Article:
He has a sense that it is for him to decide whether he should act or he should not act, his sense of freedom. Fourthly, he has an access to universality while doing an action, and how do you say there’s universality in that perception, because Kant says that a categorical imperative which gives a command you ought to do this when you formulate it, it will formulate in terms of universality, act according to that law which can at the same time be applied universally, not only others, universally, why does he come to that kind of proposition? What is the specialty of that law, which I know individually. I come to know individually, a law, so a perception of a law, and I know it freely. What is that kind of individual?
Now there have been many criticisms of this doctrine, and I don't want to go into it. The fact is that these are statements made by Kant about individuals and Kant being what he was, he couldn't have made his statements without a tremendous amount of deliberation of the problem. He is not like any other ordinary thinker who, just for the sake of writing a particular essay, he will give out something. He’s the one in the whole tradition of in western philosophy, he’s one of the supreme masters of philosophical thought.
Why has it come to recognize these features of individual action? What is the connection between the individual and universal? What is the connection of the individual with a consciousness that is normative? What is the origin of normative consciousness? From where does it come and what is individuals connection with the normativeness? Why should the individual be connected with normativeness? These questions Kant himself has not raised. He has only stated, he had no time to raise these questions for us, because these are very difficult questions to answer.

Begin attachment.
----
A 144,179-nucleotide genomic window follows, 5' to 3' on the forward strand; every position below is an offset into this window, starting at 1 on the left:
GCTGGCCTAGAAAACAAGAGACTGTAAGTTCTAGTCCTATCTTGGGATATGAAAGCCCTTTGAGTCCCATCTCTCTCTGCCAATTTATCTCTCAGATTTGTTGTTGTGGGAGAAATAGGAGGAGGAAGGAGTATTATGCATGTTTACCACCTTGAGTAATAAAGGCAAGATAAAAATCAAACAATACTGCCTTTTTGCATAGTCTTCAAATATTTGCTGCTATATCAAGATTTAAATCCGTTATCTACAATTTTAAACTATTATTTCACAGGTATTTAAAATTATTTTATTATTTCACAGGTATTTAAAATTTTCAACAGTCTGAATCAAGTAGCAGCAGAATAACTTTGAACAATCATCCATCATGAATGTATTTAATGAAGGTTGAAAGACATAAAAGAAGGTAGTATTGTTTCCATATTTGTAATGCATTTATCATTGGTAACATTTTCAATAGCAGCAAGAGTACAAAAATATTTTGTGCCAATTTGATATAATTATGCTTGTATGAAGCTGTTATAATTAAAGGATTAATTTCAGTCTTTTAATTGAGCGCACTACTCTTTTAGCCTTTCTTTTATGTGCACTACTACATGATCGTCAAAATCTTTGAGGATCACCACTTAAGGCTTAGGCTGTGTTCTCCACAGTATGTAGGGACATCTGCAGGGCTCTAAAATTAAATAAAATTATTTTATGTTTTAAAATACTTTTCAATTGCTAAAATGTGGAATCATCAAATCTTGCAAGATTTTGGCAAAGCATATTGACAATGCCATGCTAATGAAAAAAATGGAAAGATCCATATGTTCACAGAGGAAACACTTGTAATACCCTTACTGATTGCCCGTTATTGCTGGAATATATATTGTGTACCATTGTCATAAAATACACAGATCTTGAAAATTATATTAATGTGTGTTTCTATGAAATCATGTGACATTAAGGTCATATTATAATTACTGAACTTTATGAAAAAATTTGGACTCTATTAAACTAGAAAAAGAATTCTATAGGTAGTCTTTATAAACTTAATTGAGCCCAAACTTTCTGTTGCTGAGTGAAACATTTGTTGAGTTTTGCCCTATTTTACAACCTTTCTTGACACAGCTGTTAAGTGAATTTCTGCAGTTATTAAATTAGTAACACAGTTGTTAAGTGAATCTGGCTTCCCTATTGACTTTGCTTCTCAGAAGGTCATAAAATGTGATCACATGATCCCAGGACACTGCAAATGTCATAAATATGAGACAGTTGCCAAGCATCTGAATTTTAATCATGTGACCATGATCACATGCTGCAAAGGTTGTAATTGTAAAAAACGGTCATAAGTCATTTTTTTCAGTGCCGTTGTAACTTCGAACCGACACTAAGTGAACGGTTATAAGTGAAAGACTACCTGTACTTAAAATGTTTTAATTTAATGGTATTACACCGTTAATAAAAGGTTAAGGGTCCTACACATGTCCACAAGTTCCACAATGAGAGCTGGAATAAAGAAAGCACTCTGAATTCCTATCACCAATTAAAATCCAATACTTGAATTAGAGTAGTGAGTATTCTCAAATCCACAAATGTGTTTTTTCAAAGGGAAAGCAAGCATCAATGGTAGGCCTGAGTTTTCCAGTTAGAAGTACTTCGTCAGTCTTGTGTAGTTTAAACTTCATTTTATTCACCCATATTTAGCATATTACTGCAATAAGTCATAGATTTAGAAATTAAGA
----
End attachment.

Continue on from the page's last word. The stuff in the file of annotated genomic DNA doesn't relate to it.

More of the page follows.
Now what Sri Aurobindo has written on the individual is an answer to these questions: why should individual have a normative consciousness? This is also a question in Jainism. Jainism is fundamentally a moralistic theme. And Jains believe that only human beings can raise this question. There are many creatures but it is only the human being, the individual human being is such a human being that he can raise his normative questions and strive for it not only to raise the question but strive for normativeness, but why is it so? This is more metaphysical question. Why, as a psychological phenomenon, you can describe it that this is so, but the more fundamental question is metaphysical. I’m only giving example as to how Sri Aurobindo’s chapters, these three chapters, for example, can be appreciated better if these questions are present in the mind of the reader, if these are not present, much of what is written may seem to be irrelevant and you don't get the thread of the argument.
Now, this very question he raises in a later chapter called The Double Soul. There is a farther chapter which is called The Double Soul in Man, and then there is a farther chapter which is called the Eternal and Individual. Now these are the chapters all of them connected with the individual. So unless these chapters are read together in some kind of a sequence and with some kind of background, it is very difficult to understand them. So what you say is quite true that if you want to study it, you need some help and, as in the ancient times, this help had to come from somebody who had made a study.